FIGURE 1. Radiograph of the pelvis in a patient with ankylosing spondylitis and bilat- eral sacroiliitis. The radiograph shows joint the most frequent extra-articular manifesta- space narrowing and bony sclerosis around tion, occurring in 25 to 30 percent of patients.7 the sacroiliac joints (arrows). The uveitis usually is acute, unilateral, and recurrent. Eye pain, red eye, blurry vision, disease is diagnosed less frequently in women, , and increased lacrimation are because axial symptoms are less severe. Periph- presenting signs. Cardiac manifestations eral arthritis may be more prominent in include aortic and mitral root dilatation, with women. regurgitation and conduction defects. Fibrosis Pharmacologic treatment of ankylosing may develop in the upper lobes of the in spondylitis begins with nonsteroidal anti- patients with longstanding disease. inflammatory drugs (NSAIDs), which have Although there is no laboratory test to diag- been shown to provide rapid relief of inflam- nose ankylosing spondylitis, the HLA-B27 matory back pain. A positive response to gene has been found to be present in about NSAID is helpful in diagnosing anky- 90 to 95 percent of affected white patients in losing spondylitis.8 central Europe and North America.5 How- Second-line agents such as sulfasalazine ever, a positive HLA-B27 assay is nonspecific, (Azulfidine) are used when patients do not because the antigen is found in 8 to 10 per- respond to NSAIDs or are unable to tolerate cent of white persons and in up to 2 percent these agents. One meta-analysis demonstrated of black persons.5 Furthermore, only 1 to 2 that sulfasalazine is safe and effective in the percent of HLA-B27–positive persons develop short-term treatment of ankylosing spon- ankylosing spondylitis.5 The ESR rate and dylitis.9 The meta-analysis of five random- CRP level are elevated in 50 to 70 percent of ized double-blind, placebo-controlled trials patients, but the elevations generally do not (RCTs)7 showed statistically significant and correlate with disease activity.7 clinically important improvement in patients Radiographic features of ankylosing spondy- treated with sulfasalazine, although two sub- litis include bilateral symmetric sacroiliitis, sequent trials failed to show efficacy for the with initial sclerosis progressing to erosive drug.10,11 Sulfasalazine appears to be effective changes and total or fusion of the in alleviating peripheral arthritis in patients sacroiliac joints (Figure 1). Spinal involvement with ankylosing spondylitis but is less effective because of enthesitis initially is seen as squar- in patients with axial disease. ing of the vertebral bodies, then osteitis at the Although not well studied, methotrexate vertebral margins (Figure 2) and, eventually, (Rheumatrex) may be beneficial in patients ossification of the annulus fibrosus, with the with prominent peripheral arthritis.12 Oral formation of delicate marginal syndesmoph- in conventional dosages are ytes in a gradually ascending pattern that occa- of little value in the treatment of ankylosing sionally results in the classic “bamboo spine” spondylitis, but intra-articular (Figure 3). Syndesmophytes are due to ossifica- injections can provide rapid and sustained tion of the annulus fibrosus, which eventually relief in isolated inflamed joints.8 Intravenously may bridge the intervertebral space. administered pamidronate (Aredia) appears to The diagnosis of ankylosing spondylitis have a modest effect on disease activity.13 should be suspected in young patients who Several trials14-16 have evaluated the effi- present with inflammatory back pain. The cacy of the tumor necrosis factor- (TNF-)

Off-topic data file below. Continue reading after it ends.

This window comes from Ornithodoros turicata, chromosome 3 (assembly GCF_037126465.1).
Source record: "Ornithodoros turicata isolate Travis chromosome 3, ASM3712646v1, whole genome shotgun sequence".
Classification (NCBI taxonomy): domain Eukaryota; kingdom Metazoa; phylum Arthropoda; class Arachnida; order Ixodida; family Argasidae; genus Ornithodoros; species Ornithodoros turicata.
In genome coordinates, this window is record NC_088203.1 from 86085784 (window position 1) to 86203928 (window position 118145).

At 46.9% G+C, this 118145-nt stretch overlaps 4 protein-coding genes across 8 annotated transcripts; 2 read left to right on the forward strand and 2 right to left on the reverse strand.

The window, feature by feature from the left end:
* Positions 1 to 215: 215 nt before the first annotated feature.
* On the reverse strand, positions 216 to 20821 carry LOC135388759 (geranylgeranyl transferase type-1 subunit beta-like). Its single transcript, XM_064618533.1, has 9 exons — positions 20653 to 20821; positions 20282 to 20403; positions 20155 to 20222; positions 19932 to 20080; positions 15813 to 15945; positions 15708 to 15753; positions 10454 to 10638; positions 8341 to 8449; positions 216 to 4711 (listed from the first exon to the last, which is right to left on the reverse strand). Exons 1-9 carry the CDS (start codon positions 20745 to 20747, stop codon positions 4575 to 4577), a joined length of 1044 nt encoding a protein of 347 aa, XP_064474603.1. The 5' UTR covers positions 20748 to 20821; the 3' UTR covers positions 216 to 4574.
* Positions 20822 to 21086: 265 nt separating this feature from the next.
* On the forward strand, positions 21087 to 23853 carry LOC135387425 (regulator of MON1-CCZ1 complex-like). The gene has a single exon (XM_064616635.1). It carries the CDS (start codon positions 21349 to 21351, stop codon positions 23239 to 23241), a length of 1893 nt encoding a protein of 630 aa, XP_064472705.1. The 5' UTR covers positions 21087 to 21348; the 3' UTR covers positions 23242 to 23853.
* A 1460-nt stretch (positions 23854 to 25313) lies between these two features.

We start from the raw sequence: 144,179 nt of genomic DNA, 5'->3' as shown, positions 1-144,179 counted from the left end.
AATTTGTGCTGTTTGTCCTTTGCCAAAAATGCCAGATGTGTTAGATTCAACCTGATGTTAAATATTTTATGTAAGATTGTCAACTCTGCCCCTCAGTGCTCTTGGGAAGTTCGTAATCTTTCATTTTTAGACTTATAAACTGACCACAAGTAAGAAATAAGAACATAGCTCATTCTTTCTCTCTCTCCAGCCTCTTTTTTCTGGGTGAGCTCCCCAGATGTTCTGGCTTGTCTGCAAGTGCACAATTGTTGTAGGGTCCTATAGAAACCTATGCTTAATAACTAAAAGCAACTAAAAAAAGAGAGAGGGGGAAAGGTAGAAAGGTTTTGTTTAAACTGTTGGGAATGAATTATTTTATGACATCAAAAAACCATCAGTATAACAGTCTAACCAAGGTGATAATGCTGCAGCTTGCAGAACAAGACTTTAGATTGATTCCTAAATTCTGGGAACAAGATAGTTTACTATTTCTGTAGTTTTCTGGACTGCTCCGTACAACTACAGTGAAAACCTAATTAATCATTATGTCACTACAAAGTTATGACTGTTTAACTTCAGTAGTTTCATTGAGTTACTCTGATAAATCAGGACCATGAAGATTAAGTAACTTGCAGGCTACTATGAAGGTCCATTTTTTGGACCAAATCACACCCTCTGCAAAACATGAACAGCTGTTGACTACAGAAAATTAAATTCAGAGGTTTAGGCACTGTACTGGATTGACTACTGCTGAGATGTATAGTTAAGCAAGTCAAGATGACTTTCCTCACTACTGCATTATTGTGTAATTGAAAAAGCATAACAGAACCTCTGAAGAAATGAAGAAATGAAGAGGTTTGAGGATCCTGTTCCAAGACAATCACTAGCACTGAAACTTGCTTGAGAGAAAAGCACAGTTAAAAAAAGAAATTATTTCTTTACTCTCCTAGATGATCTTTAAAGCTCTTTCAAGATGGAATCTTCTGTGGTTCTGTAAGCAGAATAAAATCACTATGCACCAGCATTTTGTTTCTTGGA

JUNE 15, 2004 / VOLUME 69, NUMBER 12 www.aafp.org/afp AMERICAN FAMILY PHYSICIAN-2855 FIGURE 2. Radiograph of the lumbar spine in FIGURE 3. Radiograph of the lumbar spine in a patient with ankylosing spondylitis. Inflam- a patient with ankylosing spondylitis. Ossifi- mation at the site of insertion of the annulus cation of the annulus fibrosus in the lumbar fibrosus has resulted in osteitis of the anterior spine has resulted in the formation of mar- vertebral margins, also called “shining cor- ginal syndesmophytes in a gradually ascend- ners” (arrow). ing pattern (“bamboo spine”).